A Publication of The Electricity Journal
Volume 8, Number 70 Monday, April 14, 1997
What's wrong with the following sentence? "There are no dirty power plants, and Ohio emissions are polluting Boston." This is contradictory, of course. So are a lot of statements coming out of the ozone transport war, where the Ozone Transport Assessment Group is developing its final recommendations. Half-truth and over-statement seem to be the name of the game as far as the various interest groups are concerned.
Latest case-in-point are two contradictory reports from the Center for Energy and Economic Development (CEED), a coal-industry backed group, and the Northeast States for Coordinated Air Use Management (NESCAUM), made up of state air regulators in the region. CEED says "One common myth and misconception is that the United States allows `dirty' power plants to operate, which, in turn, has created many air quality problems." So apparently power plants, especially those in the Midwest, do not contribute to air quality problems such as the widespread nonattainment of the federal ozone standard in the Northeast.
On the other hand, NESCAUM concludes, "The industrial Midwest is a region of significant power plant NOx emissions relative to the Northeast. Analysis by OTAG has demonstrated an impact from transported ozone out of a compact region of NOx emission sources in the industrial Midwest into the Northeast. [Therefore] NOx reductions in the industrial Midwest will be particularly beneficial to the Northeast in attaining federal air quality standards."
Who's right? Probably both and neither. CEED's point is that all power plants are controlled by the states so that federal air quality standards will be met in a given state, which is true. What CEED does not say, however, is that these state plans do not consider the effects of transport from such plants into other states. So a plant that is clean as far as one state is concerned, may be dirty to another.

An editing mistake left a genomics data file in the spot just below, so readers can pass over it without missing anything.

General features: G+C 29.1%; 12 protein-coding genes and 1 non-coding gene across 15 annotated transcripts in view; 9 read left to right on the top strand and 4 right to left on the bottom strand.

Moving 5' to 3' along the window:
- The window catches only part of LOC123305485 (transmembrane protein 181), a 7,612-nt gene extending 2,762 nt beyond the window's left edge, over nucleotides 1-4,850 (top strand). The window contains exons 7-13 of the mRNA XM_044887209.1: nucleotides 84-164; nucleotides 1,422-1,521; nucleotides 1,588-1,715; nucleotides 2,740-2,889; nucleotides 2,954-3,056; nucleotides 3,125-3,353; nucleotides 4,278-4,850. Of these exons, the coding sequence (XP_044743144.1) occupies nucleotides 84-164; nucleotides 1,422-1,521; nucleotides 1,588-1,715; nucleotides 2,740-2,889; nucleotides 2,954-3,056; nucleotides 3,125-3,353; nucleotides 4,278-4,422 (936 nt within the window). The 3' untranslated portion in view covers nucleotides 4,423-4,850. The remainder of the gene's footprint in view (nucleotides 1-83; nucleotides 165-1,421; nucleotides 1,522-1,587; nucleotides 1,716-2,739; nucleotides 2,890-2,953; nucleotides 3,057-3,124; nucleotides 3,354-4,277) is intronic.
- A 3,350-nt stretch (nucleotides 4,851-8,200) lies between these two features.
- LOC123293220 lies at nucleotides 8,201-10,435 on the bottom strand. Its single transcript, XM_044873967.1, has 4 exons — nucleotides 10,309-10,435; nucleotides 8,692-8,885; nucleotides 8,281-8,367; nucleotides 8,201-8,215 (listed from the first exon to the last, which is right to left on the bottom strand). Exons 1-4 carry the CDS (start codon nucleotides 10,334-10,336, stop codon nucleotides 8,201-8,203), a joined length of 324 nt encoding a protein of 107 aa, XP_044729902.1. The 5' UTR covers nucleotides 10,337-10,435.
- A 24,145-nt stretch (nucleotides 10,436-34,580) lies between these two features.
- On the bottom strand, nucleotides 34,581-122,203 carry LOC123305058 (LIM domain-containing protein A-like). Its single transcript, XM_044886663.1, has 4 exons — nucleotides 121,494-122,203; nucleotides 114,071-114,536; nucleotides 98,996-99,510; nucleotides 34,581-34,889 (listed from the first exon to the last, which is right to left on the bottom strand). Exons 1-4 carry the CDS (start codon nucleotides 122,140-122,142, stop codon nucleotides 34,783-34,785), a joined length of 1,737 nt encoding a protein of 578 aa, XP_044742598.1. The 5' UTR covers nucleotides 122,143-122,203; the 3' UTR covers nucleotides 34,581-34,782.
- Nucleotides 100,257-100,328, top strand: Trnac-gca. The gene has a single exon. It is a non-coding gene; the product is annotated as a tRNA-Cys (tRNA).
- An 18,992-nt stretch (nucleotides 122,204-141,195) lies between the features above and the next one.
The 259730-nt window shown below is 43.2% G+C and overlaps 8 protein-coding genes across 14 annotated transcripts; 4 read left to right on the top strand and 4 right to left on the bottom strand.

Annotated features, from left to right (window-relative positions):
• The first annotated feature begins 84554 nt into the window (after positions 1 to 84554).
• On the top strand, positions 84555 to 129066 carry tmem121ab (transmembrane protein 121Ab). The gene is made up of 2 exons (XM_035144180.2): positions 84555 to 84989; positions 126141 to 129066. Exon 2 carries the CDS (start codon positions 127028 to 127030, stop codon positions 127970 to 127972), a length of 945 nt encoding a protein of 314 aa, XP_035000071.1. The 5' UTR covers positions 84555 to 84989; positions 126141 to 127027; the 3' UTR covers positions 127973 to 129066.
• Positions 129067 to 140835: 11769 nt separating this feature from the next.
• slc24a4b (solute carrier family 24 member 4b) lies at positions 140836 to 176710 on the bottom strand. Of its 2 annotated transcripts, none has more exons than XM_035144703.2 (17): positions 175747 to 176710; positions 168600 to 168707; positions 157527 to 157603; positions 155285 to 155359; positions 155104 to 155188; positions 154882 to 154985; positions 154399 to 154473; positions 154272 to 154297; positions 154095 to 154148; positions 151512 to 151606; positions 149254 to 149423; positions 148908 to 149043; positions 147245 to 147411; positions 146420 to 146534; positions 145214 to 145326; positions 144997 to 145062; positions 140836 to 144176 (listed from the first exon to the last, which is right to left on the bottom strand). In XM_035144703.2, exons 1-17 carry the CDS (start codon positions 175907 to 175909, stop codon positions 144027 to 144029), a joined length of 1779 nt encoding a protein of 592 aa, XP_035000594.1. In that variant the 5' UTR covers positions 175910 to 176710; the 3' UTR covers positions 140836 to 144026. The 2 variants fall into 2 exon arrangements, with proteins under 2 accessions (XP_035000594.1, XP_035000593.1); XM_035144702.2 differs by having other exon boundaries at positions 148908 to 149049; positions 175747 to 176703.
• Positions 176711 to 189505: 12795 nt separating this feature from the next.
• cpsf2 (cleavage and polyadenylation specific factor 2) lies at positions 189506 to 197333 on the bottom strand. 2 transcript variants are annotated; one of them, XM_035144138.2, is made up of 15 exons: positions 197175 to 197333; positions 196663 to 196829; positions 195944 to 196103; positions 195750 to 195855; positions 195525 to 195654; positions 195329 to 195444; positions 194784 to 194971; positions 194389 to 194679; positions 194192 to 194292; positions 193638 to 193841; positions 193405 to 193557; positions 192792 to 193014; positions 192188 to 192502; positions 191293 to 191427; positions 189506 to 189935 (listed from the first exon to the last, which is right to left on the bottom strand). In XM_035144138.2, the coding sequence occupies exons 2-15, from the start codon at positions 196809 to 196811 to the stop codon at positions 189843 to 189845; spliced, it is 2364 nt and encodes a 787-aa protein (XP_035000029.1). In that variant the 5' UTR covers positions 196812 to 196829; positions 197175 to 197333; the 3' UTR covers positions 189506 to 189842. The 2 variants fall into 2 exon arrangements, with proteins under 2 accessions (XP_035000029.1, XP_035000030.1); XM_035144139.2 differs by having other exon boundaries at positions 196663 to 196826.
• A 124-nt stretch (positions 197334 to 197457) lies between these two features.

In addition, there is a fairly large group of older, Midwestern coal-fired power plants that are dirty by any sensible definition. Federal policy since passage of the 1970 Clean Air Act has been to try to create pressure to close these plants, but so far nothing has really worked. Whether the 1990 amendments will do the job is still--pun intended--up in the air.
Likewise it is true, as NESCAUM claims, that there is evidence of NOx and ozone transport from the Midwest to the Northeast. But the OTAG analysis also shows: (1) that the effect on attainment in the Northeast is small compared to the effect of local sources, (2) that there is no way to tell where in particular these emissions will come from when ozone levels happen to be high, and (3) that the number of possible sources outside of the Northeast is so large that the cost to control them all, on the chance some of them might have an effect in the Northeast, is enormous.
NESCAUM's conclusion, like CEED's, is therefore overstated. Stuff that comes out of the stacks from Midwestern power plants sometimes makes it to the Northeast when climatic and atmospheric conditions are right. But the effect is apparently small and probably intermittent. So what is to be done? That's what OTAG has to decide in the next month or so, beginning at its upcoming meeting in Atlanta.
It's in the interest of everyone involved--including the folks who have to breathe the air and pay the costs of control--that adversaries in these disputes not resort to overstatement, and try to maintain a modicum of intellectual honesty. Is that too much to ask?
The Electricity Daily
Publisher: Robert O. Marritz
Editor: Kennedy Maize
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